In truth,they aren’t hallmarks of southern Catholic Europe, either. It may very well be that if you promote large families in cultures lacking those skills, socialism is more appealing. Likewise, or may be that if socialism is appealing, one never develops the self control that is necessary for thrift, innovation, hard work, or smaller family size sans contraception.

    The Poles are more northern European in genes and still Catholic. They did not appreciate socialism being forced upon them. Vikings however are strongly socialist…it is interesting what’s different about religion and values in these cultures.

  8. “Hard work, thrift, innovation….these are not Latin American hallmarks.”
    They are hallmarks in Costa Rica. You can see from the air that Costa Rica is different, day or night. No haciandas, just family farms. Lots of hydropower, lots of streelights. The Ticos (as they call themselves) were isolated from much of the colonial system due to geography. They are ardently Catholic and fought a brief revolution in 1948 to oppose additional socialism beyond their New Deal style safety net. Costa Rica is proof the root of the problem is not Spanish ancestry.

  9. Philip Nachazel: to SAY one is against Socialism and to BE against Socialism is a different thing. My father, while admiring Pope John Paul II somewhat (and at the time said the Catholic Church was the only Church left with any standards) , considered JPII to be “a good Socialst.” (He would have said the same of Benedict, but my father died shortly before JPII died.
    The biggest part of the problem is in the definitions. Very, very few people would consider such items as PBS and mandatory public education Socialist. Or Social Security/Medicare/Medicaid. Or basic welfare programs, or the like. But they are certainly seem to be part of the Socialist entry gate. And in the long run, these things likely aren’t as helpful to society as they seem.

  10. “John Paul II a good socialist.”


    When I think of all the oppression he endured as a young man under the National Socialist German Workers Party having invaded his beloved Poland and studying the for the priesthood in clandestine settings…well I shudder at the thought of Karol being a good socialist.

    As you mentioned, there are levels and my example is extreame, but his heroic defense against the communist machine helped to topple the eastern block. Socialist lite…ok, maybe…but a “good” socialist?

  11. Bracketing out natural resource rents and the hypertrophied portion of the share accruing to the most affluent decile, Latin American countries tend to have per capita product (in chained dollars) characteristic of the United States just before and just after the Depression. Life expectancy at birth is generally at levels not reached in this country until the 1970s and literacy rates are generally above 90%. Latin America has many problems, and is less affluent than the United States by a considerable margin, but it does not qualify as poor on a historical or global scale.

  12. Philip: Well, “good Socialist” meaning more like “Well, he is an European. Of course he is Socialist.” My father did not think all Socialists violent, and JPII (or Benedict, or the others) certainly were not. But even in praising the markets, surely they did questioned such things as mandatory tax payer funded schools, mandatory tax payer funded social programs, all manner of government regulations, including the minimum wage and the “right” to a “living wage.” And of course gun control.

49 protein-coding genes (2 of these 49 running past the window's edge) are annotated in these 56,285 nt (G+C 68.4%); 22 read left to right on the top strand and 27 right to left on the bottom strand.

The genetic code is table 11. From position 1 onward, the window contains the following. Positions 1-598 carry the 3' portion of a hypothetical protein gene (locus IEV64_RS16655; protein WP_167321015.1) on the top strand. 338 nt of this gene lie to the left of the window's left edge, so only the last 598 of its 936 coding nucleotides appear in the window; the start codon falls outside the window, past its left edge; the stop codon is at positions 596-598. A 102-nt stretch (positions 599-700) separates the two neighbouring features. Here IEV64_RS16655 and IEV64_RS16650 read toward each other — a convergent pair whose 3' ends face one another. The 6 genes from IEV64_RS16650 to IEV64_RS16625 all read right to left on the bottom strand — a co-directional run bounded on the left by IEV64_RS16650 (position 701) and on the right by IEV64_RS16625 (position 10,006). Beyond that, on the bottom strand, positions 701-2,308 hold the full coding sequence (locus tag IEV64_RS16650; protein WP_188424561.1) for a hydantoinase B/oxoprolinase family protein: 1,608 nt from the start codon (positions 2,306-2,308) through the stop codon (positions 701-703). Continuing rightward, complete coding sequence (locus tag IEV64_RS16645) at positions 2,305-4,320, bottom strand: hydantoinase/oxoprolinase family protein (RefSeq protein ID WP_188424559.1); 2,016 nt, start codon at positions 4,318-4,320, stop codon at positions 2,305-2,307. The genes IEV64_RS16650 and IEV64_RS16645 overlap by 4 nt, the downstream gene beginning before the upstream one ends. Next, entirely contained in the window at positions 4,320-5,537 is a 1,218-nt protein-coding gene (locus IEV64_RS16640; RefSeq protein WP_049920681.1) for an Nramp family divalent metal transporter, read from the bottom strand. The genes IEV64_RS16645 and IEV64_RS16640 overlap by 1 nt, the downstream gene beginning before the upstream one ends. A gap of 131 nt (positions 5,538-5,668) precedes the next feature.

As an idea–that being important. These tax payer funded “public goods” are good ideas, it is just bad people who run the show. Those beliefs are as natural to them as the beliefs/knowledge the Sun rises in the East, sets in the West. For the Sun to do otherwise would be, well, impossible. So a civilized society must absolutely have gov’t funded schools, Social Security/Medicare, gov’t paid for health care, etc. No society can be called civilized without those things.
    I’m thinking rather the reverse may be true: society starts to loose its civility once those things creep into it.

  13. “a good socialist” is an individual who refuses to acknowledge the individual person. “A good socialist serves the state instead of the sovereign persons who institute the state with good will for the common good.
    The patriot, the statesman and the Pope pray for all people. The socialist prays, if he prays for the group. Man has God as his “Creator”. The state has man as its creator. The state may be a legal, sovereign person. The state is not a human person.

  14. “The state has man as it’s creator.”
    Good points Mary and DJH. A machine that needs constant fuel…and it’s increasingly consuming more and more fuel and having adverse effects from where it’s intentions arouse to what it has become.

    In our local government I see this machine playing disingenuous, while subjecting taxpayers to burden more weight at programs that attract abusers of systems.

    DJH. I see what your saying. Agreed that taxpayer funded programs to assist neighbors would be considered a positive work of mercy by Pope’s present and past. I was looking at it when the pet becomes the monster. Out of control, so to speak.

    Sharing our time, treasures and talents is a good and honorable thing of course, but being forced to support programs, good or bad, is a form of loosing civility.

    Thank you both.